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Posts published in August 2008

After the paper

After a community's newspaper is shut down, what's the community to do? Here, another effort to set up a community web site - a blog, mainly - to help take the place.

We wrote a while back about the effort in Orting, Washington, after the weekly newspaper there was shuttered - the on-line Orting News, which includes a mix of hard news, features, business reports and more, with a fair number of ads in support.

After our post about the shutdown of a number of papers (four weeklies among them) recently in Idaho's Magic Valley, a reader advised us to take "a look at what Marsha Hiatt took upon herself to do after the Journal was closed down" in the small community of Shoshone. We'll pass along the advice.

The Lincoln County Chatter blog - it is mainly blog - is so far less ad-developed than the Orting site, but its sense of purpose is just as solid: A mix of news (a substantial story on the county budget, for example), features, light community discussion and more, ith several ads cropping up. Hiatt was the editor of the Lincoln County Journal when it was closed, and since then, she told us, she has continued much of the work of a weekly paper onto the new site.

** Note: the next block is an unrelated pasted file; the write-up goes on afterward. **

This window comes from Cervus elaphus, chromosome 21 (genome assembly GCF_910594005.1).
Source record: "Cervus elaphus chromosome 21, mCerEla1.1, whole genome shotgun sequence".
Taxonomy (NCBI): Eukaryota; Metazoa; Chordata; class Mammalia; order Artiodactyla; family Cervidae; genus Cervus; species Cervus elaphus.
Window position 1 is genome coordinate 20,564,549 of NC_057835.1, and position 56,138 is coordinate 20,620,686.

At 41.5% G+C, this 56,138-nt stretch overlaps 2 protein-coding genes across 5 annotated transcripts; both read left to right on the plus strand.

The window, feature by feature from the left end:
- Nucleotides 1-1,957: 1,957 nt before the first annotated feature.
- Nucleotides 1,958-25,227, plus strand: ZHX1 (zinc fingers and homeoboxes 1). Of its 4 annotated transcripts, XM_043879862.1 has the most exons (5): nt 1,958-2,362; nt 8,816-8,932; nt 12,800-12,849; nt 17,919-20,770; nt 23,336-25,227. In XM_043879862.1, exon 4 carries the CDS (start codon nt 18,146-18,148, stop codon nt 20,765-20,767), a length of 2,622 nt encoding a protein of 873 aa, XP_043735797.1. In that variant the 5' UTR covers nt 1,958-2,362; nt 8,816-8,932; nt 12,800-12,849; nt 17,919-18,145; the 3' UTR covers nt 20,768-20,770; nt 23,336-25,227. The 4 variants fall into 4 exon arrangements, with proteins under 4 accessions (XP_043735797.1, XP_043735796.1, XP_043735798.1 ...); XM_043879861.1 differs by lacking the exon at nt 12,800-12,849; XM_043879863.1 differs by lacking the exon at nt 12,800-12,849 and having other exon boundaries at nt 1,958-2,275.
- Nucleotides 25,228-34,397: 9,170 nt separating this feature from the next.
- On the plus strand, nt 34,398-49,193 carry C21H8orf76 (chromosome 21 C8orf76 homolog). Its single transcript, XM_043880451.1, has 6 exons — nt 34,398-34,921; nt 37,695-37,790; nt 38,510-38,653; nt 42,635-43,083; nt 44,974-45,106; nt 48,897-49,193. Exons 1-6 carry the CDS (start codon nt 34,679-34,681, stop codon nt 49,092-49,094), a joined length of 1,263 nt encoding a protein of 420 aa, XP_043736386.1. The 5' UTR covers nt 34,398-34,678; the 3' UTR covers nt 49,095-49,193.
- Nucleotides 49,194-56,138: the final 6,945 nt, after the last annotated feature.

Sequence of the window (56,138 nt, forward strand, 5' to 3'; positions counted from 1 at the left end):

Hiatt said she'd still like to see a local (print) paper at Shoshone, and has some optimism that, managed right, it might work. In any event, she's carrying on the effort now on line. We'll be checking in there, as we have at Orting, to see how it progresses. All those communities out there left behind by newspapers are going to need journalism coming from somewhere, and these examples are worth a close look as we all search for answers.

The Kempthorne papers

The governors of Idaho have long been prompt about making their gubernatorial papers available for the historical record. Idaho's most recent ex-governor, Jim Risch, turned over his papers right away - no fussing and no excuses for delay. But his predecessor, Dirk Kempthorne, has yet to do that, and for a while was talking about keeping them sealed for 25 years before the public (for whom he worked, which paid for the development of those records) could see them.

What could be in them to justify all that?

Maybe we'll start to get some answers this fall. News today is that Kempthorne now is working out arrangement for transfer of the records to the Idaho Historical Society, which would be a good custodian.

Some assessment and organization time will be needed before they're all released. Here's hoping that's a lot less than 25 years, and hopefully less time than since Kempthorne left office (about two years ago).

The importance of Pierce

From time to time, we've suggested that Pierce County, because of the relatively close partisan split there and the substantial number of swing voters, is one of the political keys to Washington (much as Washington County is in Oregon).

There's a useful piece on just this today in the Tacoma News Tribune, pointing out how both main gubernatorial candidates have been visiting Pierce with a vengeance:

"In the span of a few days in July, [Democratic Governor Chris] Gregoire launched a Puget Sound boat tour in Tacoma, greeted Washington National Guard soldiers returning from Iraq, addressed teachers at a Tacoma convention and broke ground on a pedestrian overpass at Chambers Creek Properties in University Place. [Republican challenger Dino] Rossi visited the area four times in June, then returned for a Chamber of Commerce luncheon in Puyallup last month. He kicked off August with a Lakewood fundraiser on Friday."